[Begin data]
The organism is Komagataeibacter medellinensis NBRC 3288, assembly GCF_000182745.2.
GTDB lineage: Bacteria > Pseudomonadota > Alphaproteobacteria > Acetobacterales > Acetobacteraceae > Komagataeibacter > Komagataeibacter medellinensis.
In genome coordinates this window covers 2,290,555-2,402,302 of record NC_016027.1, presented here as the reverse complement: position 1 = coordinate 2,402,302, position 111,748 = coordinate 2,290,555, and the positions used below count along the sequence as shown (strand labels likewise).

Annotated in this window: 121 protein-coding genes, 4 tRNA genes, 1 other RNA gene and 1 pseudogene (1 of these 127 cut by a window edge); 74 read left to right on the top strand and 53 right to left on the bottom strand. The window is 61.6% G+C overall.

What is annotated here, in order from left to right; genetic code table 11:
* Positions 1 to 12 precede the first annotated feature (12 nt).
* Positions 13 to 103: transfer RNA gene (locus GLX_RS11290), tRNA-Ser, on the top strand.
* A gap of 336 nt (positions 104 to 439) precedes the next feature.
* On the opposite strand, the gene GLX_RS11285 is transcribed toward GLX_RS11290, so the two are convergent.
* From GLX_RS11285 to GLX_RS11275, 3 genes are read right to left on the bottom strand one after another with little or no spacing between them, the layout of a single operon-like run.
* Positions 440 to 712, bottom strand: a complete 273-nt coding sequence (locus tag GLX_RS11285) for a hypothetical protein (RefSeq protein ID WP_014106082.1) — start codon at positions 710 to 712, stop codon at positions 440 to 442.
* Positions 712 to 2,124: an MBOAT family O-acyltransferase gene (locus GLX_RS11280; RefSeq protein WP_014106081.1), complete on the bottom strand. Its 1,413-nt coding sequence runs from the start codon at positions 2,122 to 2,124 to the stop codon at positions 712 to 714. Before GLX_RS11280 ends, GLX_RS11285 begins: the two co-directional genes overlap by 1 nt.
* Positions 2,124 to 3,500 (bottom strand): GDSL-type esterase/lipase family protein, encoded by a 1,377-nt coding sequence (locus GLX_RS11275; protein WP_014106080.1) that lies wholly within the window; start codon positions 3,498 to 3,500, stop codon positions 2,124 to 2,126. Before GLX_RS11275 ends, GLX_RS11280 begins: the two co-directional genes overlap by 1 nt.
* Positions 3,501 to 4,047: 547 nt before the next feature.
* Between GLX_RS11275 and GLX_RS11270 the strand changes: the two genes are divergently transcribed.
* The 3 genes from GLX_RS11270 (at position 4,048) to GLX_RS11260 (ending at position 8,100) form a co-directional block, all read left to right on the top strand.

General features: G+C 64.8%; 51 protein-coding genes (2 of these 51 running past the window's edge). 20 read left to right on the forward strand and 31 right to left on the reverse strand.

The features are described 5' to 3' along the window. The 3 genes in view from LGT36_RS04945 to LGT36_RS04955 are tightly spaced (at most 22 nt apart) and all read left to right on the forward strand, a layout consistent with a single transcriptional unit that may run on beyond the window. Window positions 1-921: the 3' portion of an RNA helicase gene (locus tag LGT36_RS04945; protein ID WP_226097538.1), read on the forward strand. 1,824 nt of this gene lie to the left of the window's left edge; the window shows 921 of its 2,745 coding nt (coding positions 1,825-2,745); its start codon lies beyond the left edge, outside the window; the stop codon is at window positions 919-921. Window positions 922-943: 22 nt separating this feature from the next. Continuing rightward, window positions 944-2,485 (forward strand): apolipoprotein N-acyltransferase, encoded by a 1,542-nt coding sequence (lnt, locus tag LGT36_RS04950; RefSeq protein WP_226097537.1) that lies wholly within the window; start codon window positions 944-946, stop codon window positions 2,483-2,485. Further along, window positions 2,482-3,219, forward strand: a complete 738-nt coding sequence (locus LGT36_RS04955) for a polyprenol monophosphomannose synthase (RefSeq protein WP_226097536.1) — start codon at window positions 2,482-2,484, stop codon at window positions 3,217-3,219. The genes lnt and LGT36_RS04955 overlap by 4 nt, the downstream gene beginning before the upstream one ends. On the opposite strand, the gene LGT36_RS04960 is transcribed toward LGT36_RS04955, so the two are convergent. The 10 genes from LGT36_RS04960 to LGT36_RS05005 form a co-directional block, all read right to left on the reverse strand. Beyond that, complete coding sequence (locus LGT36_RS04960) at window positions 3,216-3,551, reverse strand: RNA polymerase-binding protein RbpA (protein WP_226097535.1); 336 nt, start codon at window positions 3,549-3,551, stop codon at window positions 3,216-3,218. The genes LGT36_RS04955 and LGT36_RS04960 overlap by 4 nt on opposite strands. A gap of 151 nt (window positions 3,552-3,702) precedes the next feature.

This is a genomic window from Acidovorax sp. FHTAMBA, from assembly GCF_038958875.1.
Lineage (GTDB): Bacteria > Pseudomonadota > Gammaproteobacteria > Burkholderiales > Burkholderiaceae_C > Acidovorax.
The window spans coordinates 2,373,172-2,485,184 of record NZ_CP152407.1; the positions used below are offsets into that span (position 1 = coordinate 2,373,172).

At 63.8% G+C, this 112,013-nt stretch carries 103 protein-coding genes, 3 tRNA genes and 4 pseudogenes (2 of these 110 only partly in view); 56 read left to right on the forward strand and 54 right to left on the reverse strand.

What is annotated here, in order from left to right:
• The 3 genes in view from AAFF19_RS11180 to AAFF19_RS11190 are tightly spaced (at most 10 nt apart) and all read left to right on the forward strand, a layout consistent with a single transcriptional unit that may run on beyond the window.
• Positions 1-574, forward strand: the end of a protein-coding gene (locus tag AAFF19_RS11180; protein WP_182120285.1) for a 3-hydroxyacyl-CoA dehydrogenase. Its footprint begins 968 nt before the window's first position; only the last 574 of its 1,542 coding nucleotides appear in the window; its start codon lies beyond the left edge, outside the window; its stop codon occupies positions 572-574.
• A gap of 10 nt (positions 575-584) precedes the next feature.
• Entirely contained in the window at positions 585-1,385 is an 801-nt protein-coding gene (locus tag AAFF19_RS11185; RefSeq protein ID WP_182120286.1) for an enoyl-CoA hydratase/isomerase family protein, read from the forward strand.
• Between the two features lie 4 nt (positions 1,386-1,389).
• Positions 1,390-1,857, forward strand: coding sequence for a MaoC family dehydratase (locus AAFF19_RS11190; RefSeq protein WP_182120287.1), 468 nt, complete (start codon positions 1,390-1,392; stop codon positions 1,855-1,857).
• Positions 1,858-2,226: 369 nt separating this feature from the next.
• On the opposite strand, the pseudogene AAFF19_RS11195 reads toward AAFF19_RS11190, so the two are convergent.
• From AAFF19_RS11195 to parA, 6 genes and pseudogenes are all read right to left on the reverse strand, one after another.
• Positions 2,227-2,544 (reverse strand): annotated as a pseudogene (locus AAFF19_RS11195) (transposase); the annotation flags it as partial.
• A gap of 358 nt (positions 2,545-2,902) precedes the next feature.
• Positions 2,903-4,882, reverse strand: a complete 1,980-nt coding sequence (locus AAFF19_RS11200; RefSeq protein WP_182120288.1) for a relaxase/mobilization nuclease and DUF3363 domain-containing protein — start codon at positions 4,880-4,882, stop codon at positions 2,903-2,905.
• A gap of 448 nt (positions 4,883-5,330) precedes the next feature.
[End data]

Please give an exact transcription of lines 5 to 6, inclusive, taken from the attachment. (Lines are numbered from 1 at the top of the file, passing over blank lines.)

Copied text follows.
What is annotated here, in order from left to right; genetic code table 11:
* Positions 1 to 12 precede the first annotated feature (12 nt).